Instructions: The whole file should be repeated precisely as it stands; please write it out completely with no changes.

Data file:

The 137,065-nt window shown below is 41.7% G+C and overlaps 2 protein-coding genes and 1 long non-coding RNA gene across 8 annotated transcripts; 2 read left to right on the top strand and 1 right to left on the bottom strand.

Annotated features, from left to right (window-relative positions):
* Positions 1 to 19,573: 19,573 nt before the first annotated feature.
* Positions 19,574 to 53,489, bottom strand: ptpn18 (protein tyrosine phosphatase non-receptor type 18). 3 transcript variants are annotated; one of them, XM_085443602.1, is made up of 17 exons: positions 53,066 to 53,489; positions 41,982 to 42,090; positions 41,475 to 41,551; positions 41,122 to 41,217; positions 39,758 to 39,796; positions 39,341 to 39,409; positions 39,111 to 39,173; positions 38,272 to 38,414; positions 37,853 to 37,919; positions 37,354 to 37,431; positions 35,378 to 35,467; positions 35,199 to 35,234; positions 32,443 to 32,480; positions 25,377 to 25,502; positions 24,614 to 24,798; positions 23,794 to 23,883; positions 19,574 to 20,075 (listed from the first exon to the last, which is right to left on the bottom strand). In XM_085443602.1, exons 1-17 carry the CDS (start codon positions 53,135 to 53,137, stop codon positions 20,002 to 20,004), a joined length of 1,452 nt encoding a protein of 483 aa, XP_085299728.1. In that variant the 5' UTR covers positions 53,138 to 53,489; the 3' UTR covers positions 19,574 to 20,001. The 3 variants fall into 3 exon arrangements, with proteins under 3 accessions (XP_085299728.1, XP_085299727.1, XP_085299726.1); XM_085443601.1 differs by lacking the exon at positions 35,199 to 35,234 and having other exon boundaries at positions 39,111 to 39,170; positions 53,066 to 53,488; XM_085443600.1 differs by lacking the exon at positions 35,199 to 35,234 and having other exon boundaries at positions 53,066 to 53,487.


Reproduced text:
The 137,065-nt window shown below is 41.7% G+C and overlaps 2 protein-coding genes and 1 long non-coding RNA gene across 8 annotated transcripts; 2 read left to right on the top strand and 1 right to left on the bottom strand.

Annotated features, from left to right (window-relative positions):
* Positions 1 to 19,573: 19,573 nt before the first annotated feature.
* Positions 19,574 to 53,489, bottom strand: ptpn18 (protein tyrosine phosphatase non-receptor type 18). 3 transcript variants are annotated; one of them, XM_085443602.1, is made up of 17 exons: positions 53,066 to 53,489; positions 41,982 to 42,090; positions 41,475 to 41,551; positions 41,122 to 41,217; positions 39,758 to 39,796; positions 39,341 to 39,409; positions 39,111 to 39,173; positions 38,272 to 38,414; positions 37,853 to 37,919; positions 37,354 to 37,431; positions 35,378 to 35,467; positions 35,199 to 35,234; positions 32,443 to 32,480; positions 25,377 to 25,502; positions 24,614 to 24,798; positions 23,794 to 23,883; positions 19,574 to 20,075 (listed from the first exon to the last, which is right to left on the bottom strand). In XM_085443602.1, exons 1-17 carry the CDS (start codon positions 53,135 to 53,137, stop codon positions 20,002 to 20,004), a joined length of 1,452 nt encoding a protein of 483 aa, XP_085299728.1. In that variant the 5' UTR covers positions 53,138 to 53,489; the 3' UTR covers positions 19,574 to 20,001. The 3 variants fall into 3 exon arrangements, with proteins under 3 accessions (XP_085299728.1, XP_085299727.1, XP_085299726.1); XM_085443601.1 differs by lacking the exon at positions 35,199 to 35,234 and having other exon boundaries at positions 39,111 to 39,170; positions 53,066 to 53,488; XM_085443600.1 differs by lacking the exon at positions 35,199 to 35,234 and having other exon boundaries at positions 53,066 to 53,487.